To most St. Petersburg residents, it’s a familiar scene: A group of children commandeer a courtyard for a game of pick-up soccer on a Saturday afternoon, rain notwithstanding. But these kids aren’t used to relaxing so openly in Russia’s second city. They are the children of Central Asian labor migrants, who often fall between the cracks of Russian society.
This match is a small part of an ambitious grassroots project, called Children of Petersburg, that aims to teach the children basic Russian, help them enroll in school, and introduce them to cultural life in St. Petersburg.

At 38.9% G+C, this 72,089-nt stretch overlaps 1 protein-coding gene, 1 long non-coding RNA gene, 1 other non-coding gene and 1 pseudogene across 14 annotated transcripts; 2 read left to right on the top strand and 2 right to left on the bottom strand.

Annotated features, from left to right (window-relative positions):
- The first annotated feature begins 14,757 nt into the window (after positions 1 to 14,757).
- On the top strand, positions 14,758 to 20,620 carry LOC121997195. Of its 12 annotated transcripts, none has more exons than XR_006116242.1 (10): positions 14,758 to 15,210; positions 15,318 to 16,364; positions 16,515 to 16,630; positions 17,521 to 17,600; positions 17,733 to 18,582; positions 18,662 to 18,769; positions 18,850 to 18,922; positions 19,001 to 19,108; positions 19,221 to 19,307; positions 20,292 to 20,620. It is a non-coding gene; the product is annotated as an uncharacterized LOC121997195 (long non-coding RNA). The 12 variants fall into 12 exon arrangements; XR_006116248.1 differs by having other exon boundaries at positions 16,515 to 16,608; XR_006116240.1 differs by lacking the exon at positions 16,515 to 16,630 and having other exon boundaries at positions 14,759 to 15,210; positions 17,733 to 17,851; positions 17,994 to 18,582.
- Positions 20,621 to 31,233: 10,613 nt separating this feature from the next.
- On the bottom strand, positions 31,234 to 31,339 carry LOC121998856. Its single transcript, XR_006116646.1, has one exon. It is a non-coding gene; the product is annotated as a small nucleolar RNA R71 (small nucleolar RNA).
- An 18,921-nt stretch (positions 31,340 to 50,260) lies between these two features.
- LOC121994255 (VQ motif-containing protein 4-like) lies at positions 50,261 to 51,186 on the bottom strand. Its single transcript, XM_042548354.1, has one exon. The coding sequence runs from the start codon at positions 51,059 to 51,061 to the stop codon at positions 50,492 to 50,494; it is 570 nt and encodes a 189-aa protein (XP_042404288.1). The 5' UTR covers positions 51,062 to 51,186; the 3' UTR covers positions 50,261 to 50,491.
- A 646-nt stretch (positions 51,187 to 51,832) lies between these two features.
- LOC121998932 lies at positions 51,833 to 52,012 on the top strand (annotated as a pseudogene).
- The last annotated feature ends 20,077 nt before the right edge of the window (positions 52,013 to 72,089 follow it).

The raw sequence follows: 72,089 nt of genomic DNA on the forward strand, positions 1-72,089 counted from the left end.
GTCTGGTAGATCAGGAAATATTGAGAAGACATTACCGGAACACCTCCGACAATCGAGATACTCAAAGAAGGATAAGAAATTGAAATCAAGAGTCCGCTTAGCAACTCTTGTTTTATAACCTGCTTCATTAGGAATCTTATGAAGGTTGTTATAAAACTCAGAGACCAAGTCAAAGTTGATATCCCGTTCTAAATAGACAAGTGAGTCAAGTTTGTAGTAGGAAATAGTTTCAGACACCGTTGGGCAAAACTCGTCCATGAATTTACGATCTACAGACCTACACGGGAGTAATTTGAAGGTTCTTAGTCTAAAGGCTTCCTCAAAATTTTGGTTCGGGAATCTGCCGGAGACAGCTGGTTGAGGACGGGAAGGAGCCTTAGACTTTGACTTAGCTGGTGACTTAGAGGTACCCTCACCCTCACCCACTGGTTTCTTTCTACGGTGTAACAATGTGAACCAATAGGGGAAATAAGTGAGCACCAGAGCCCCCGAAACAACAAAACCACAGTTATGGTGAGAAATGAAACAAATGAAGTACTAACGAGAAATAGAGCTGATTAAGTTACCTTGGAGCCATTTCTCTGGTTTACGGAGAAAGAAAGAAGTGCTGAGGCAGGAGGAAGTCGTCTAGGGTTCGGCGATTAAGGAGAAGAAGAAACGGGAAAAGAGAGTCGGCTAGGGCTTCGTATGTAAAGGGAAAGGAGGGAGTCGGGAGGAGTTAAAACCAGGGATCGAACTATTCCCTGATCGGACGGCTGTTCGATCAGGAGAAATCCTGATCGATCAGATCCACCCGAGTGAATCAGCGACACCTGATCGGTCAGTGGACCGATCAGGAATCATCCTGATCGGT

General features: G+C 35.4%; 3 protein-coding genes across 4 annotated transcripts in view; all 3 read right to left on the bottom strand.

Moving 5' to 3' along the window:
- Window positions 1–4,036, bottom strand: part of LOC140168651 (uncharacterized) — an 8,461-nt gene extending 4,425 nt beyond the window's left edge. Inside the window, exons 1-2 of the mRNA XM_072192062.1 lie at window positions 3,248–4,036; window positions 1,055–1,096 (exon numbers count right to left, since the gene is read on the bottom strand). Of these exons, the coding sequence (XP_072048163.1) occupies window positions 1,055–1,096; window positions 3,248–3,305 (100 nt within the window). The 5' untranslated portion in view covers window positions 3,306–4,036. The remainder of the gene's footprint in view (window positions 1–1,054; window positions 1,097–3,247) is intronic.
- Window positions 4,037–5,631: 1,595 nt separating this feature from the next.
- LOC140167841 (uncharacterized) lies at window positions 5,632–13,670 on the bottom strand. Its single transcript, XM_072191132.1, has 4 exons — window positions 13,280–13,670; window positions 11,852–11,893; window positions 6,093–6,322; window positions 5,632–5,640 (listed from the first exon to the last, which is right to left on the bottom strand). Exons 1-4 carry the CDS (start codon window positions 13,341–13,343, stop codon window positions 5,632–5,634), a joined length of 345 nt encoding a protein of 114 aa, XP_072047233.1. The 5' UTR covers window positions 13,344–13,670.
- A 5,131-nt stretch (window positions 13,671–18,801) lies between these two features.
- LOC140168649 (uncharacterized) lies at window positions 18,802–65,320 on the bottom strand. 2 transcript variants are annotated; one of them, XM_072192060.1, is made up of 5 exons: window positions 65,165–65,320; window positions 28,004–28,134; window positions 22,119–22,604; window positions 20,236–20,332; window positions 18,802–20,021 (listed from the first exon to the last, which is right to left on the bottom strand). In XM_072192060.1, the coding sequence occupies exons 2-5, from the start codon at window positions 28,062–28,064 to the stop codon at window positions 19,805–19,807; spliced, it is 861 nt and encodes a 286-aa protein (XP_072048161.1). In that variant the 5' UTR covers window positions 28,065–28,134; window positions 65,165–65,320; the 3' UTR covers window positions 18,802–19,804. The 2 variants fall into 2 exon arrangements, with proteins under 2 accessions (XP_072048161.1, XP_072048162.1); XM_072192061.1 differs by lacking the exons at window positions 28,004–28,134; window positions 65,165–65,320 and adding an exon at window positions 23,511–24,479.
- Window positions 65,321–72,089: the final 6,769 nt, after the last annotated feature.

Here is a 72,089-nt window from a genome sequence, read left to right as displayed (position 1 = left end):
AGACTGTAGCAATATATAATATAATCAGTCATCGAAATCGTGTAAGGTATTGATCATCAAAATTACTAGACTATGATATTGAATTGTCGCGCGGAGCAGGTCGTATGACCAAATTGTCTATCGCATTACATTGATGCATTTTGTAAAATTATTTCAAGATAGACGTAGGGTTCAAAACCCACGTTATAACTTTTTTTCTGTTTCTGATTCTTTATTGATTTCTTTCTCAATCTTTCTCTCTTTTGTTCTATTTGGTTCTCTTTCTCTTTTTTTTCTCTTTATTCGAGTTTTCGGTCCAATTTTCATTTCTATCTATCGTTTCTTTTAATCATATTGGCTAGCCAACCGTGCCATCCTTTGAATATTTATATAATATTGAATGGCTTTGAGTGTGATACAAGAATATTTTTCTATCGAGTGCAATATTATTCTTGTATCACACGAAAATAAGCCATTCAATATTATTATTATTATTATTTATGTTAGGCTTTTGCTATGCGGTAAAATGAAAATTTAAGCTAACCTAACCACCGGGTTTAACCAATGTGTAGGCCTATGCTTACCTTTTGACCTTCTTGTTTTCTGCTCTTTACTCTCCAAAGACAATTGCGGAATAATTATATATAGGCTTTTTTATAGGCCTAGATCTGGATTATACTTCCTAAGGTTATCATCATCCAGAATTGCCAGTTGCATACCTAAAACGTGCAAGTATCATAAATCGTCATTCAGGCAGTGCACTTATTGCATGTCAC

“Soccer is psychologically helpful for the kids,” said Ekaterina Glikman, a volunteer Russian teacher who organized the match. “Their parents are often afraid to let them go out alone because of xenophobia. Someone could beat them up or rob them. But here they can play and see it’s not so scary.”
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Matthew Kupfer is a freelance writer specializing in Central Asia.